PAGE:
ESPN Fantasy Sports Mobile Applications Vulnerability Exposing Private League User Information

ESPN is known for being the Worldwide leader in sports based out of Bristol Connecticut. They provide many applications to keep their users involved with their favorite sports. One of those is a fantasy hockey mobile application that allows you to manage your fantasy hockey teams from your phone.

I use this app to manage my own fantasy hockey team and it keeps me up to date with my weekly match ups. One night I was curious how the applications worked. Using Burp Suite, we intercepted the requests being made from the app.

When I navigated through the application and analyzed the Burp Suite intercepts I noticed that there was a League ID number that corresponded with my league.

So first thing I did was make a private league with a different email address so I would have a valid league id to test with. I then created some fake entries on the new league. This made it possible to determine how much could be viewed from my original league.

I then signed back onto my original league account and intercepted the GET request being sent from the application when I clicked on message board. I swapped my current league ID with the new league ID I had from the private league I created.


I was then able to see the messages on my private league. I did this with everything I could within the application and I found that I could get to all of the information within the private league that I could get to if I was a member of that league. This includes Recent League Activity, League Messages, Announcements, myTeam (for all league members by swapping the Team ID. This contained full name of team owner(s)), Players on each team, Scoreboard, Standing, Teams, Schedule, League Settings, and Waiver Order.

Picture of the Web Application trying to access message board of test team (Functioning properly with proper error message)


Picture of Mobile Application trying to access message board of test team (Not functioning properly)


I was not able to make any changes to any team besides my own. Things I tried on my own accounts were…. Drop player for different league, pick up players in different league, trade player for different league, change team name as a different player, write a post in message board as a different player, and reply to a post as a different player.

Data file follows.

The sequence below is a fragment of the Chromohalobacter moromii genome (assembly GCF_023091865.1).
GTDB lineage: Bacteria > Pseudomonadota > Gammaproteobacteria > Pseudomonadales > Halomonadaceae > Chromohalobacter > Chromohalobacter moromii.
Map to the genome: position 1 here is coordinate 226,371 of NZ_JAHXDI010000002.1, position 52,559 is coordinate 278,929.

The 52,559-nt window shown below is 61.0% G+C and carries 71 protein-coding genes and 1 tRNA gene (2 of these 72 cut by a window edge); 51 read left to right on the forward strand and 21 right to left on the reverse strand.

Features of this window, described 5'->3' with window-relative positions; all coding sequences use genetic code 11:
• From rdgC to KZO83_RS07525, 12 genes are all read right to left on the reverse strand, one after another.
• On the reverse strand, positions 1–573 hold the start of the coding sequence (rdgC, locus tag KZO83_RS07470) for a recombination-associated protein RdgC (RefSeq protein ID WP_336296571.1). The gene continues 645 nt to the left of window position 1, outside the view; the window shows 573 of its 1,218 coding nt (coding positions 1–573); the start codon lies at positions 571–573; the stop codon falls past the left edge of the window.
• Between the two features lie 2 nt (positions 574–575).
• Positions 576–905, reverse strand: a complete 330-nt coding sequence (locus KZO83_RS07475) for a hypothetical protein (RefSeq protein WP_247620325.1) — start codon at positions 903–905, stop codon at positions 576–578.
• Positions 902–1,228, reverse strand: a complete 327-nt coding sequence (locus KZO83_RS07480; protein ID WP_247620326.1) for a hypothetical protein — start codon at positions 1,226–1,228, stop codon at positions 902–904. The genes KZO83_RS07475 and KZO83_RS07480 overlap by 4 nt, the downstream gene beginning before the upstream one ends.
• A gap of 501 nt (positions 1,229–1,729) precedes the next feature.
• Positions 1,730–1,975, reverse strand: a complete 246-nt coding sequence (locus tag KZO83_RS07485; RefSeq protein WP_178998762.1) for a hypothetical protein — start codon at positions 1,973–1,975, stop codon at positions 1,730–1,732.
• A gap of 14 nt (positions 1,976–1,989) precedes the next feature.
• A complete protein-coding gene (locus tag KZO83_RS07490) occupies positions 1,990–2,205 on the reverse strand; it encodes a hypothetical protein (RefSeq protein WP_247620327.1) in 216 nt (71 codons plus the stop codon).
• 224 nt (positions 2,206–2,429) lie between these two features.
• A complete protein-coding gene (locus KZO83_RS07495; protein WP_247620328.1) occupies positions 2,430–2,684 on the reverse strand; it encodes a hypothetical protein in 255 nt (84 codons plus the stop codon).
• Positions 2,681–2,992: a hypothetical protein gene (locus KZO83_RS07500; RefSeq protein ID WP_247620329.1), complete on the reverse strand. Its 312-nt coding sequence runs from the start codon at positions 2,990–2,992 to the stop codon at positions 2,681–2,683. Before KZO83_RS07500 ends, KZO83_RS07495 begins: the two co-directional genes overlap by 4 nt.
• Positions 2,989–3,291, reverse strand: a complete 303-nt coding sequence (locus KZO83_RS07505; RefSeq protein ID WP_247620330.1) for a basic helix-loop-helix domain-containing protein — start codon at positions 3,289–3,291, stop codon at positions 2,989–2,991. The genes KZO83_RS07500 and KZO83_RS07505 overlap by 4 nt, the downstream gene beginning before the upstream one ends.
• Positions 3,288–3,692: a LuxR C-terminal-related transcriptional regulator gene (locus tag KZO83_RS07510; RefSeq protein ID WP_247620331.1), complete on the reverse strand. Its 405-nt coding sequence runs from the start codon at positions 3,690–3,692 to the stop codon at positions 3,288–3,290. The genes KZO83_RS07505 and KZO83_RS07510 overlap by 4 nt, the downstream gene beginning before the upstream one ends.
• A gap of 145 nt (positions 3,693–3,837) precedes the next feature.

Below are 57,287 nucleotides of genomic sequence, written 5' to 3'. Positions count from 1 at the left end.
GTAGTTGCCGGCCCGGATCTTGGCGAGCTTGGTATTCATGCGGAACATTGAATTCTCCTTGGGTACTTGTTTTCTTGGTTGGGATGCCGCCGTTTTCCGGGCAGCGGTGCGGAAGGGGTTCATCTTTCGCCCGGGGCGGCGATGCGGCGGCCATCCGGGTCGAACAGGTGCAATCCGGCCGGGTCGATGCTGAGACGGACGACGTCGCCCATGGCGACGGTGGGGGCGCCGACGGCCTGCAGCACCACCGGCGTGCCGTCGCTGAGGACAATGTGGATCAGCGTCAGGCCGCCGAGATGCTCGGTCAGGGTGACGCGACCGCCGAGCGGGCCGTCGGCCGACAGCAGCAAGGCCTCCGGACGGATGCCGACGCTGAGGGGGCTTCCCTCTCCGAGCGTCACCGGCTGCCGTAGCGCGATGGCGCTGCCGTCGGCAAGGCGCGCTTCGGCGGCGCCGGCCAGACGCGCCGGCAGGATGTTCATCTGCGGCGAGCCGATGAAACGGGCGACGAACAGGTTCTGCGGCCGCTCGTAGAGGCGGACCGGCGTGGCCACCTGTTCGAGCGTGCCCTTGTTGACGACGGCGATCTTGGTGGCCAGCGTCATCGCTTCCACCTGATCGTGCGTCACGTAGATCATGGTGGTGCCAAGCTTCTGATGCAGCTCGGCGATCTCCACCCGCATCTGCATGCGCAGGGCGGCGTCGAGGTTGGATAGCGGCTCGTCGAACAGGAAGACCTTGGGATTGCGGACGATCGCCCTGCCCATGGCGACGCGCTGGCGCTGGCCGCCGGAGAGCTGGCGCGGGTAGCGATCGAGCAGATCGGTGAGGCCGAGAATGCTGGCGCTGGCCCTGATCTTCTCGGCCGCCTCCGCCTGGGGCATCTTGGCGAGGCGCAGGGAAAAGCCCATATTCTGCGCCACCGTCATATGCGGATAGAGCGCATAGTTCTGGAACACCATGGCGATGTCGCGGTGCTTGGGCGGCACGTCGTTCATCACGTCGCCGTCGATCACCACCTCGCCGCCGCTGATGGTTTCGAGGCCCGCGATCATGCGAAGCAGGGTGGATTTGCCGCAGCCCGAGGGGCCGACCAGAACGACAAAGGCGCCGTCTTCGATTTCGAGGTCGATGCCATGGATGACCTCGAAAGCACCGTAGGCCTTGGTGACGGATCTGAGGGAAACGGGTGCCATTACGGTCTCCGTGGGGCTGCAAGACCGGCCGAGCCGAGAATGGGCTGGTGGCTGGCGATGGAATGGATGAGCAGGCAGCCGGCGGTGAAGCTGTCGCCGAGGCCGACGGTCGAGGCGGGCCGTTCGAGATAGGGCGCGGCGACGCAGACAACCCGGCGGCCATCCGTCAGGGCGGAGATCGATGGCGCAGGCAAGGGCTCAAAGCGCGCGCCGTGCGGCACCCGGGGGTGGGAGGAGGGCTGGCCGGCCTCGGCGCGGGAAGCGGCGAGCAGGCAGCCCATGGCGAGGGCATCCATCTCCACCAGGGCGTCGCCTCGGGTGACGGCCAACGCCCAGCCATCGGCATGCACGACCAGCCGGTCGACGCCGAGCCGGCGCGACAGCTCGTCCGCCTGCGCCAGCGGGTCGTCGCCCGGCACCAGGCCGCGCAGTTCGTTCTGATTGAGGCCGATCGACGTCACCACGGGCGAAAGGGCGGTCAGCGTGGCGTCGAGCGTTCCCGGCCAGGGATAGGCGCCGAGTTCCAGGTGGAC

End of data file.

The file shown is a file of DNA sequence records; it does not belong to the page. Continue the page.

This vulnerability was not limited to fantasy hockey. By swapping out the “fhl” in the GET request with abbreviations of other fantasy sports leagues I was able to get to other private leagues as well. This was tested by swapping it with “ffl” to get to fantasy football leagues.


Disclosure Timeline

10/14/2015: Vulnerability Discovered

10/16/2015: Contacted Dave Carlstrom through Linkedin.

10/16/2015: Received reply from Dave Carlstrom with ESPN email to send vulnerability write up to and then sent write up to email.

10/16/2015: Received reply from Jason Tetlow letting me know he is forwarding the write up to the proper party.

10/28/2015: Received follow up email letting me know that the fixes have been applied and updated. Asked me to verify that everything was fixed.

10/28/2015: Checked application. Emailed Jason back letting him know that there were still vulnerabilities and gave a brief overview.

11/9/2015: Went through application more thoroughly and emailed Jason a write up of vulnerabilities that still existed. (He forwarded this to proper party)

12/8/2015: Checked in with Jason. He said he had not heard anything.

1/4/2016: Sent email to Jason with another detailed write up.

1/4/2016: Jason replied and let me know that the instances I found slipped through the cracks with the last update and the application team was working on a fix.

1/6/2016: Jason emailed me and let me know that they have deployed a fix.

1/7/2016: Checked and let Jason know that people who had publicly available leagues were still vulnerable because I could read the personal messages (Private leagues were secured at this point.)

1/20/2016: Sent them another PoC video and showed ESPN that I could still access private message board of public teams.

2/9/2016: Received an email forwarded by Jason saying that the last reported issue was not a vulnerability but the application was actually functioning properly since the first remediation (not true).

I then checked to see if I could access public teams personal chats and I could no longer do so.

My impression is they wanted to quietly fix the issue without acknowledging that there were still issues after the first fix.

2/9/2016: Emailed Jason back letting him know that the main issues were resolved.

A special thanks goes out to ESPN for fast response times, Adam Logue for helping me find and report the vulnerability, and Jason Tetlow for working with me and keeping me updated through the process.